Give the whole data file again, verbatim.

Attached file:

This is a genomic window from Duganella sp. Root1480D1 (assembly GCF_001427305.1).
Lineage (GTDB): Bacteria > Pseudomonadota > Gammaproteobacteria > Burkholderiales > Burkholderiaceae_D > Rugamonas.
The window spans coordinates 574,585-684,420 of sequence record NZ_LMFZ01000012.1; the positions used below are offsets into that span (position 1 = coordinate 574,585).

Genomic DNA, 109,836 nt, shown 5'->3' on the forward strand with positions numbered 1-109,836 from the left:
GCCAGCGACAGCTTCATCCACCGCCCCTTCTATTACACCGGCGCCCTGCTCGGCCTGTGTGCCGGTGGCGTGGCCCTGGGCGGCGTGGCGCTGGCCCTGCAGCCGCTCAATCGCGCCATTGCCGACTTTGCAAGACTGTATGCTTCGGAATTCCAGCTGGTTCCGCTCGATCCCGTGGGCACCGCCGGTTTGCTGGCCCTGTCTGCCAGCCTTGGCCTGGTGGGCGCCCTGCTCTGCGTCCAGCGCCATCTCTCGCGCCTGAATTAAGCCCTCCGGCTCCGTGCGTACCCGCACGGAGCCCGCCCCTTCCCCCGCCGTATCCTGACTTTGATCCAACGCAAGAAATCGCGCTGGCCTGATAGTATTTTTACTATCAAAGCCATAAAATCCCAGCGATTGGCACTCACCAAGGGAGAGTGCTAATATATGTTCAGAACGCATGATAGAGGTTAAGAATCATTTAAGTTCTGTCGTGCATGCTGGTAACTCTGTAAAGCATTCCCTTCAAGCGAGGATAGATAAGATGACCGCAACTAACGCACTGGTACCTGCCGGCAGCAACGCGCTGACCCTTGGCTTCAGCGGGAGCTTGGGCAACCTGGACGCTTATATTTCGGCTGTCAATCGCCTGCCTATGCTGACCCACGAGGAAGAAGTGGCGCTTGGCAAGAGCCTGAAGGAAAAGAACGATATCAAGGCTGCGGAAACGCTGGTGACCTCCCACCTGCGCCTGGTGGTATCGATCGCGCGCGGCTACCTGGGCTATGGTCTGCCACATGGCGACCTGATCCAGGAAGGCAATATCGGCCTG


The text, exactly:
This is a genomic window from Duganella sp. Root1480D1 (assembly GCF_001427305.1).
Lineage (GTDB): Bacteria > Pseudomonadota > Gammaproteobacteria > Burkholderiales > Burkholderiaceae_D > Rugamonas.
The window spans coordinates 574,585-684,420 of sequence record NZ_LMFZ01000012.1; the positions used below are offsets into that span (position 1 = coordinate 574,585).

Genomic DNA, 109,836 nt, shown 5'->3' on the forward strand with positions numbered 1-109,836 from the left:
GCCAGCGACAGCTTCATCCACCGCCCCTTCTATTACACCGGCGCCCTGCTCGGCCTGTGTGCCGGTGGCGTGGCCCTGGGCGGCGTGGCGCTGGCCCTGCAGCCGCTCAATCGCGCCATTGCCGACTTTGCAAGACTGTATGCTTCGGAATTCCAGCTGGTTCCGCTCGATCCCGTGGGCACCGCCGGTTTGCTGGCCCTGTCTGCCAGCCTTGGCCTGGTGGGCGCCCTGCTCTGCGTCCAGCGCCATCTCTCGCGCCTGAATTAAGCCCTCCGGCTCCGTGCGTACCCGCACGGAGCCCGCCCCTTCCCCCGCCGTATCCTGACTTTGATCCAACGCAAGAAATCGCGCTGGCCTGATAGTATTTTTACTATCAAAGCCATAAAATCCCAGCGATTGGCACTCACCAAGGGAGAGTGCTAATATATGTTCAGAACGCATGATAGAGGTTAAGAATCATTTAAGTTCTGTCGTGCATGCTGGTAACTCTGTAAAGCATTCCCTTCAAGCGAGGATAGATAAGATGACCGCAACTAACGCACTGGTACCTGCCGGCAGCAACGCGCTGACCCTTGGCTTCAGCGGGAGCTTGGGCAACCTGGACGCTTATATTTCGGCTGTCAATCGCCTGCCTATGCTGACCCACGAGGAAGAAGTGGCGCTTGGCAAGAGCCTGAAGGAAAAGAACGATATCAAGGCTGCGGAAACGCTGGTGACCTCCCACCTGCGCCTGGTGGTATCGATCGCGCGCGGCTACCTGGGCTATGGTCTGCCACATGGCGACCTGATCCAGGAAGGCAATATCGGCCTG